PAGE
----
Trading Now

Trading Now

Thursday, December 3, 2009

Corporate Stock Buybacks and the Pension Buying of Corporate Bonds: What will they think of next? Bankruptcy that's what!

*Rosie posts an interesting article this morning on, among many other things, how pension funds are getting what I would deem suspicious about the over inflated world stock markets and finding a safer bet in corporate bonds. Personally I think that both are a mistake considering the year of default is likely in 2010 and 2011, but what do I know? Remember, bonds have also had a huge run up over this past year and we all know that pension fund managers have been just as stupid as other asset managers, David Swenson from Yale comes to mind (losses above 25%). The moral of the story is: When all others are buying SOMETHING, whether its stocks, bonds or underwear, you SELL!
go here to read full article

Pensions Eliminating Stocks Add $40 Billion to Corporate Bonds Share Business
J.C. Penney Co., the third-largest U.S. department-store chain, is dumping stocks from its retirement plans and gradually boosting bonds to 100 percent of investments from 20 percent as federal requirements to plug pension gaps take effect.
The Plano, Texas-based retailer promised to “eliminate” uncertainty for shareholders caused by underfunded pensions, and will shift some of the money into investment-grade bonds, increasing fixed-income assets to the highest level in the plan’s history, J.C. Penney spokeswoman Darcie Brossart said.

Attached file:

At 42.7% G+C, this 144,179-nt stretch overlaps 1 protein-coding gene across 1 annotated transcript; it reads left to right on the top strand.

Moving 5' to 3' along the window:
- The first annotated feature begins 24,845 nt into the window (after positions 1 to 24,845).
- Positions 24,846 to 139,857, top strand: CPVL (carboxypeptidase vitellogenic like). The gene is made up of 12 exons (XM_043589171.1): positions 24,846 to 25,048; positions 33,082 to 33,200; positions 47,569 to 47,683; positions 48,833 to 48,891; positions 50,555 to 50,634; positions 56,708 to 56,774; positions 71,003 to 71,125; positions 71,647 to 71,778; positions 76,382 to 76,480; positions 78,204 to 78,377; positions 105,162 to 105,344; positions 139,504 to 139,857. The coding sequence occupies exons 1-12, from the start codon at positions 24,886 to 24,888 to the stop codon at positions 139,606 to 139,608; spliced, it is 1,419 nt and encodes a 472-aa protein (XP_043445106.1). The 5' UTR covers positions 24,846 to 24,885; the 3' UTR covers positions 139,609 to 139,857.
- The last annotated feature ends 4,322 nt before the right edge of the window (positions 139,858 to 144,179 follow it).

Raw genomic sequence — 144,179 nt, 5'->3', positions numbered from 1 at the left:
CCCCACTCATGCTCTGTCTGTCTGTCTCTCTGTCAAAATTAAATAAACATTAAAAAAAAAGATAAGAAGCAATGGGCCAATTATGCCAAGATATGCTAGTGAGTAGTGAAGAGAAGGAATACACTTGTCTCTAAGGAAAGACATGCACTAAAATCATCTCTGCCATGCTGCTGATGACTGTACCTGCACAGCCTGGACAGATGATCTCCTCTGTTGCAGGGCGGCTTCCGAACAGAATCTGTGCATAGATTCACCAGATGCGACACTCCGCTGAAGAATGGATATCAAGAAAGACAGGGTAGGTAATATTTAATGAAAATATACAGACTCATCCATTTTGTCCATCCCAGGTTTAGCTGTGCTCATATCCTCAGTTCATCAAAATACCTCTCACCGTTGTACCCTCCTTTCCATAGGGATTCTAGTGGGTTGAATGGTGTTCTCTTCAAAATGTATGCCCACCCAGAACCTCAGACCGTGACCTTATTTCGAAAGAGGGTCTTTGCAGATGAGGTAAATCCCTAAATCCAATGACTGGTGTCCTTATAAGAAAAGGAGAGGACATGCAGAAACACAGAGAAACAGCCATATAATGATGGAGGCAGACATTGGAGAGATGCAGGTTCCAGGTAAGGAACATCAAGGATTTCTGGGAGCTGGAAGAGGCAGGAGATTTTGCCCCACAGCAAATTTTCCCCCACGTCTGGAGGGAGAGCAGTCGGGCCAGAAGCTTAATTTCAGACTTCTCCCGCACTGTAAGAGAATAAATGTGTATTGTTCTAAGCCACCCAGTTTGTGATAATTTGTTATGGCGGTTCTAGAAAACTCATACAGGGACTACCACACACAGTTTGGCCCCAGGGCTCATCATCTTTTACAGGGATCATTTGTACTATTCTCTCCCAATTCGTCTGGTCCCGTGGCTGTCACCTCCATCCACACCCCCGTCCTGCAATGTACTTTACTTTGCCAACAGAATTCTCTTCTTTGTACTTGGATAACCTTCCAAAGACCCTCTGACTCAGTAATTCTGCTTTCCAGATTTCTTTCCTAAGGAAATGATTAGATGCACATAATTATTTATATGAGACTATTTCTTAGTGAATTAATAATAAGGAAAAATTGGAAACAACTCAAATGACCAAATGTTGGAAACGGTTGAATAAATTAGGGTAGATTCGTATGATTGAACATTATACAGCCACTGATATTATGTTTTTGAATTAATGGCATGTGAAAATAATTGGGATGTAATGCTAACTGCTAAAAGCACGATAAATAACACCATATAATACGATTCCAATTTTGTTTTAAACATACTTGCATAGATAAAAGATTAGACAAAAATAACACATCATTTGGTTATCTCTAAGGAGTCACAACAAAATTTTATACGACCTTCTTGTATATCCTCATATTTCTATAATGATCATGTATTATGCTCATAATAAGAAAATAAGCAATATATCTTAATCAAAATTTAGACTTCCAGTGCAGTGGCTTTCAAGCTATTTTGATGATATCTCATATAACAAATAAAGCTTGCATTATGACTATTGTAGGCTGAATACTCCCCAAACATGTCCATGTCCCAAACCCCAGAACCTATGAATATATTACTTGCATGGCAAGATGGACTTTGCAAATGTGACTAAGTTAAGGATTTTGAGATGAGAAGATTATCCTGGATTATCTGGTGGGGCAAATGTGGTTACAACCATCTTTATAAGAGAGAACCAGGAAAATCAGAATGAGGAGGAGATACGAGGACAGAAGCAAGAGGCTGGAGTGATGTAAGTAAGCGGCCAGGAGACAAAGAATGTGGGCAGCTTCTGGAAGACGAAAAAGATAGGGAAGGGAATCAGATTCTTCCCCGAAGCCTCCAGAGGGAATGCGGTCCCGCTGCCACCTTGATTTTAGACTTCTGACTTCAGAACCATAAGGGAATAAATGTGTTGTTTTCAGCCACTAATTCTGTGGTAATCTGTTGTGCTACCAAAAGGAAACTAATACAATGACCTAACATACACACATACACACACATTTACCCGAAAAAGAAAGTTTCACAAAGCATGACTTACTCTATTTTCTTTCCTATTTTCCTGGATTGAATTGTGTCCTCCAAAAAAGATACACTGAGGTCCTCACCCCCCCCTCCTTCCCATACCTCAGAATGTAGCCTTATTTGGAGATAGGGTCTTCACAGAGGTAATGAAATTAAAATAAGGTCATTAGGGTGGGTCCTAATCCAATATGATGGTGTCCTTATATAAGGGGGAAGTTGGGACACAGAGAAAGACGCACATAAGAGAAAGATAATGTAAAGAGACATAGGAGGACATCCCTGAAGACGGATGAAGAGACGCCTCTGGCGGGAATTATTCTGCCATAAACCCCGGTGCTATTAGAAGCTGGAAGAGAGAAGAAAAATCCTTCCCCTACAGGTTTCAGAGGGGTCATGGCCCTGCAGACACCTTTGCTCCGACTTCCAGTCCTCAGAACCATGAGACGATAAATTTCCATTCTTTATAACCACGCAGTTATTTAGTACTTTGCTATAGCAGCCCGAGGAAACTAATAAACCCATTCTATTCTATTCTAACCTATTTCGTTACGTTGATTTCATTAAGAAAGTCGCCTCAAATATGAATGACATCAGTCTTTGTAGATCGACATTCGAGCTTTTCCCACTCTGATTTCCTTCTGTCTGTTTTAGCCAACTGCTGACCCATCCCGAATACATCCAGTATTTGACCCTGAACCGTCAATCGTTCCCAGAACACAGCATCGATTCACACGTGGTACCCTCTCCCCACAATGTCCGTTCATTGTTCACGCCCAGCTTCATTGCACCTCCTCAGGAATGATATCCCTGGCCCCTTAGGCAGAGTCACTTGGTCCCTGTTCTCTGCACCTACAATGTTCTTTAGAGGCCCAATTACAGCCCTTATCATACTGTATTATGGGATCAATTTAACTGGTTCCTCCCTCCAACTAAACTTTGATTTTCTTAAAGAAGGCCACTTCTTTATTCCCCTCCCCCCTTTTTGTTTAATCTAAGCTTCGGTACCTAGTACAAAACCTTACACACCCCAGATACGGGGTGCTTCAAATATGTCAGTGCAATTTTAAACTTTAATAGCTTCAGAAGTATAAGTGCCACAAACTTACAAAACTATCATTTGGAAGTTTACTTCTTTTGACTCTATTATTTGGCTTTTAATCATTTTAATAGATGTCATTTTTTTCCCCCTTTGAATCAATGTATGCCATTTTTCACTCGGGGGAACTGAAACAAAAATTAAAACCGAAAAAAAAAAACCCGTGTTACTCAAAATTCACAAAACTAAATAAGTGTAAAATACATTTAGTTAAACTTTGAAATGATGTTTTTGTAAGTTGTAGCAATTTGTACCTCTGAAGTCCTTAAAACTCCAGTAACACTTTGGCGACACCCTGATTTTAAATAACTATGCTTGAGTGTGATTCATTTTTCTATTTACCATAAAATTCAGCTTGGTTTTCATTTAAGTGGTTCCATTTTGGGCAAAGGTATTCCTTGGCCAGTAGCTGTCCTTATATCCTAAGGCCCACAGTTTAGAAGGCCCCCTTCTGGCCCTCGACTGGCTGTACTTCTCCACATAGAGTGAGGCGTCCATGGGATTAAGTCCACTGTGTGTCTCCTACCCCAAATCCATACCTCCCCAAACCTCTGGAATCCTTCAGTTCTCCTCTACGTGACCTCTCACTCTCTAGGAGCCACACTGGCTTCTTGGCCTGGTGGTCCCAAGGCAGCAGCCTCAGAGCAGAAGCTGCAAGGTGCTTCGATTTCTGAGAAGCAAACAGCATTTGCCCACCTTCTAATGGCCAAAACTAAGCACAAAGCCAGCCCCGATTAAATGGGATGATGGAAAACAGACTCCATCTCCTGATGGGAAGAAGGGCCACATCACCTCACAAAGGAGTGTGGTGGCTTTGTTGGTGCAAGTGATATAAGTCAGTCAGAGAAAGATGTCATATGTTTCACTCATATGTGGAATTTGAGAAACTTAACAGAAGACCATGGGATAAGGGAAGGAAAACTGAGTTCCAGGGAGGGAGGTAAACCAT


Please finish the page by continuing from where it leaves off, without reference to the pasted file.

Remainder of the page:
J.C. Penney has plenty of company. General Motors Co. and Goodrich Corp. have also been buying debt as the U.S. pushes retirement pools to cut riskier assets after losses jeopardized some funds. JPMorgan Chase & Co. says fixed-income holdings will rise 10 percent in the next few years, or about $40 billion of corporate debt. The new money is flowing into investment-grade bonds, which may be overheating after returning 21 percent this year, according to Cabot Money Management.
“We’re seeing more plans leaning toward corporate bonds than has been the case historically,” said Mark Ruloff, the director of asset allocation at Arlington, Virginia-based consulting firm Watson Wyatt Worldwide Inc., which surveyed funds in August on their strategies. “It’s adding a new slate of buyers that weren’t in the market before.”
Pension funds are increasing allocations of investment- grade debt to the highest level since the 1970s, when federal rules created a “bias” toward equities, as the U.S. mandates that plans set targets to fully fund worker obligations, Ruloff said.
Dec. 3 (Bloomberg) --

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